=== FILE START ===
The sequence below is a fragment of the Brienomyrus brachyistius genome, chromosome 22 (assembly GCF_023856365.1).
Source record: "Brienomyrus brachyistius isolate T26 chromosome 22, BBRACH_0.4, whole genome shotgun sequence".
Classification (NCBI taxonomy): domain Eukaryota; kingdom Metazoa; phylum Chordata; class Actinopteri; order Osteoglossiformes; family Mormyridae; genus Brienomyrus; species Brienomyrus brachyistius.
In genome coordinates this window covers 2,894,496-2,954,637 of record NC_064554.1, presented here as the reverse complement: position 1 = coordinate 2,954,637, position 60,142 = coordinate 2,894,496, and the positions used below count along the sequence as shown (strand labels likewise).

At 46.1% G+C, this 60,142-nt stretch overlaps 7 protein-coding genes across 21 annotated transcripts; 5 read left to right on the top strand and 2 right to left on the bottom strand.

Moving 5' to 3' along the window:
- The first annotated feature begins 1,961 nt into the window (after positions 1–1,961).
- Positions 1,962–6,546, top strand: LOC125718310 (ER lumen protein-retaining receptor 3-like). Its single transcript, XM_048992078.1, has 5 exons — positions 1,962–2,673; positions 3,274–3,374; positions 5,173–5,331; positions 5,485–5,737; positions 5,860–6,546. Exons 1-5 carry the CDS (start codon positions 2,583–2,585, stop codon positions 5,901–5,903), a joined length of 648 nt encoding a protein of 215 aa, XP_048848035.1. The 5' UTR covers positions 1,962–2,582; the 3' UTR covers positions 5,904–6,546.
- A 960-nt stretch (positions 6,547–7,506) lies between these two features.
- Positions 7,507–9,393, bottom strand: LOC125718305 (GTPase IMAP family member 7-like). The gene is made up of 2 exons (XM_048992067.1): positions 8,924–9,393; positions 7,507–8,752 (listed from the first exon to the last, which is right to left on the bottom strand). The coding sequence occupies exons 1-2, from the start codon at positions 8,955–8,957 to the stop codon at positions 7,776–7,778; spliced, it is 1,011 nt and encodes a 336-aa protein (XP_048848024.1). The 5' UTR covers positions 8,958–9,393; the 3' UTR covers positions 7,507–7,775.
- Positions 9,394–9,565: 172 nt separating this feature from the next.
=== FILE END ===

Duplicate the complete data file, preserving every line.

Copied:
The sequence below is a fragment of the Brienomyrus brachyistius genome, chromosome 22 (assembly GCF_023856365.1).
Source record: "Brienomyrus brachyistius isolate T26 chromosome 22, BBRACH_0.4, whole genome shotgun sequence".
Classification (NCBI taxonomy): domain Eukaryota; kingdom Metazoa; phylum Chordata; class Actinopteri; order Osteoglossiformes; family Mormyridae; genus Brienomyrus; species Brienomyrus brachyistius.
In genome coordinates this window covers 2,894,496-2,954,637 of record NC_064554.1, presented here as the reverse complement: position 1 = coordinate 2,954,637, position 60,142 = coordinate 2,894,496, and the positions used below count along the sequence as shown (strand labels likewise).

At 46.1% G+C, this 60,142-nt stretch overlaps 7 protein-coding genes across 21 annotated transcripts; 5 read left to right on the top strand and 2 right to left on the bottom strand.

Moving 5' to 3' along the window:
- The first annotated feature begins 1,961 nt into the window (after positions 1–1,961).
- Positions 1,962–6,546, top strand: LOC125718310 (ER lumen protein-retaining receptor 3-like). Its single transcript, XM_048992078.1, has 5 exons — positions 1,962–2,673; positions 3,274–3,374; positions 5,173–5,331; positions 5,485–5,737; positions 5,860–6,546. Exons 1-5 carry the CDS (start codon positions 2,583–2,585, stop codon positions 5,901–5,903), a joined length of 648 nt encoding a protein of 215 aa, XP_048848035.1. The 5' UTR covers positions 1,962–2,582; the 3' UTR covers positions 5,904–6,546.
- A 960-nt stretch (positions 6,547–7,506) lies between these two features.
- Positions 7,507–9,393, bottom strand: LOC125718305 (GTPase IMAP family member 7-like). The gene is made up of 2 exons (XM_048992067.1): positions 8,924–9,393; positions 7,507–8,752 (listed from the first exon to the last, which is right to left on the bottom strand). The coding sequence occupies exons 1-2, from the start codon at positions 8,955–8,957 to the stop codon at positions 7,776–7,778; spliced, it is 1,011 nt and encodes a 336-aa protein (XP_048848024.1). The 5' UTR covers positions 8,958–9,393; the 3' UTR covers positions 7,507–7,775.
- Positions 9,394–9,565: 172 nt separating this feature from the next.